> > be helpful in case you don't know how to dig into the
> > sources of your kernel.
> There is no change in destination. The dropped packets are really dropped, not
> relayed somewhere. Also, if they were relayed, they could only be relayed to
> the active balancer, as ipvs config only has or had these two servers in it.
> And tcpdump on the active balancer properly shows the packets sent to the
> backup balancer, but no packets coming back from that balancer.
Yes, may be they loop in stack: DR via LOCAL_OUT,
then they appear again in LOCAL_IN for forwarding?
> > Very good, only that you need recent kernel for this,
> > 2010-Nov +, there are fixes even after that time.
> Yes, it looks like we have the kernels built in May-2011.
> > table and you can switch between them at any time. Of
> > course, there is some performance price for traffic that
> > goes to the local stack of backups but they should get from
> > current master only traffic for their stack.
> That's not what concerns us. IPVS on the backup balancer is now
> being filled by 2 sources: the "sync" process, which copies records
> from the active balancer, and the IPVS itself.
> I.e. now (when we have rules in the backup balancer, too) -
> when a new connection arrives to the backup balancer,
> the balancer creates a connection record and places it into its
> connection table.
> A few moments later, the sync daemon receives a connection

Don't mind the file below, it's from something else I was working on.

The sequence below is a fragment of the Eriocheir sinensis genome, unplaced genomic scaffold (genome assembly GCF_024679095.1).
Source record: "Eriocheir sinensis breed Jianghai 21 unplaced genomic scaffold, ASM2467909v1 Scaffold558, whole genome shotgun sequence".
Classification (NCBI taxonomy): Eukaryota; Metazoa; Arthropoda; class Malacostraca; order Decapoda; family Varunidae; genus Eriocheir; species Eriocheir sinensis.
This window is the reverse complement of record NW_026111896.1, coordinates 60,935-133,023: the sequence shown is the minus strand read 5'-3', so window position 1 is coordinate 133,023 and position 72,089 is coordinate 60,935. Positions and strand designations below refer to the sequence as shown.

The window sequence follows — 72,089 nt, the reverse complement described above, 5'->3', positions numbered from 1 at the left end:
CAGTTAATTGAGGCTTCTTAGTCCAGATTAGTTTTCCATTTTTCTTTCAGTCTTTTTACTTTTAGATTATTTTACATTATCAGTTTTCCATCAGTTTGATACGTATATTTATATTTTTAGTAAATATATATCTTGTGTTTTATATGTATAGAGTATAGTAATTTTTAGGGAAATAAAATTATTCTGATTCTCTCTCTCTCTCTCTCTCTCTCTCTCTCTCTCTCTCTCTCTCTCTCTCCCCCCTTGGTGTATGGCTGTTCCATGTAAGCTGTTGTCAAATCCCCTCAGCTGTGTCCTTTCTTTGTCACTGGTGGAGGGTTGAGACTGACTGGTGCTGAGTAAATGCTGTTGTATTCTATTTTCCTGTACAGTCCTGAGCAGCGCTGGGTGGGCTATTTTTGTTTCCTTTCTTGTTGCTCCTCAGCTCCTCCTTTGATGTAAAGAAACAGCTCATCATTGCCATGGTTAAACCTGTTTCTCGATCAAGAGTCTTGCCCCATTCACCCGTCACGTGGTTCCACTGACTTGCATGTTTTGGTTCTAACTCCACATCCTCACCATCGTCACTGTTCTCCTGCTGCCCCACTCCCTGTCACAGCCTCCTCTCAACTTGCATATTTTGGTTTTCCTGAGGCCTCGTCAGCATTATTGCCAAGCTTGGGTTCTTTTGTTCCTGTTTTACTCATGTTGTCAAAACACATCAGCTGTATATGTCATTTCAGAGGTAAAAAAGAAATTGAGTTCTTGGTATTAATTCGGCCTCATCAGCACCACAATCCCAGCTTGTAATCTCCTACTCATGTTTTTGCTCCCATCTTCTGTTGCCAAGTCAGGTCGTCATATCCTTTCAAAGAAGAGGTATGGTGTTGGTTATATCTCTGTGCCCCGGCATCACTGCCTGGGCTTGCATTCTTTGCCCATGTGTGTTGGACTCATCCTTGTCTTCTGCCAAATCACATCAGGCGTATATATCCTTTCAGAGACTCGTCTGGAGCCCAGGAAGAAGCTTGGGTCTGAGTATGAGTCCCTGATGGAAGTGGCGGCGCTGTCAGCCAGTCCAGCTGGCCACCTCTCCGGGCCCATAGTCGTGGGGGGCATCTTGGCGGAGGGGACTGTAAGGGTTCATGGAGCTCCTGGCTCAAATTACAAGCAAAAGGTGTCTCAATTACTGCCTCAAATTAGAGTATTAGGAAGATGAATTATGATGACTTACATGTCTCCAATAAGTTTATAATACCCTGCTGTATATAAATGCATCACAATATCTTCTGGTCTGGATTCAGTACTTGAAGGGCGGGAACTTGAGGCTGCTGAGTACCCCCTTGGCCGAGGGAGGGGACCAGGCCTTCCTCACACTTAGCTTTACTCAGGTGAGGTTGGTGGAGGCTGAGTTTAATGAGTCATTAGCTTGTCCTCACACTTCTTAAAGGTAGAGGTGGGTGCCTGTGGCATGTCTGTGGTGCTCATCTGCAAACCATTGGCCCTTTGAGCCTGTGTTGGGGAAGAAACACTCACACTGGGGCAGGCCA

> record for the same connection from the active load balancer,
> and it also wants to put that record into the connection table
> on the backup balancer.
> Our concern is a potential conflict here: that record is already
> in the table. If you say that there can be no conflict - it would
> be nice, but we do not know how ipvs is designed, so we
> cannot get rid of that concern on our own.
May be we should stop any forwarding while we are
in backup mode. The problem is that we can be both in
master and backup mode and I'm not sure if this is used
at all. I guess master and backup use different syncid but
anyways, may be such setup works only for NAT.
> When a backup balancer is instructed to become an active one,
> our application automatically loads the ruleset with all other
> real servers into its ipvs rule set, and then sends arp broadcast
> for all VIPs, switching the traffic to the new active balancer.
> The existing connections should survive, as the connection table
> contains all the records sync'ed from the old active balancer, right?
> The interesting question is how ipvs assigns the connection records
> received via the sync protocol: as we have seen, we had to put the
> virt server and the local real server rules into ipvs in order to stop
> the problem of the "backup" mode.
> Now, during the failover, we add the rules for other "real servers"
> AFTER the connection records for their connections were received
> from the then-active balancer. Will it cause the same type of problem?
Not fatal but without rules we can not maintain
actual counters for active/inactive conns. After failover
the setup will start with zeroed counters that are
later modified only for new connections, all SYNCed conns are
not accounted and the first minutes after failover we can
see some imbalance.
Julian Anastasov <ja@xxxxxx>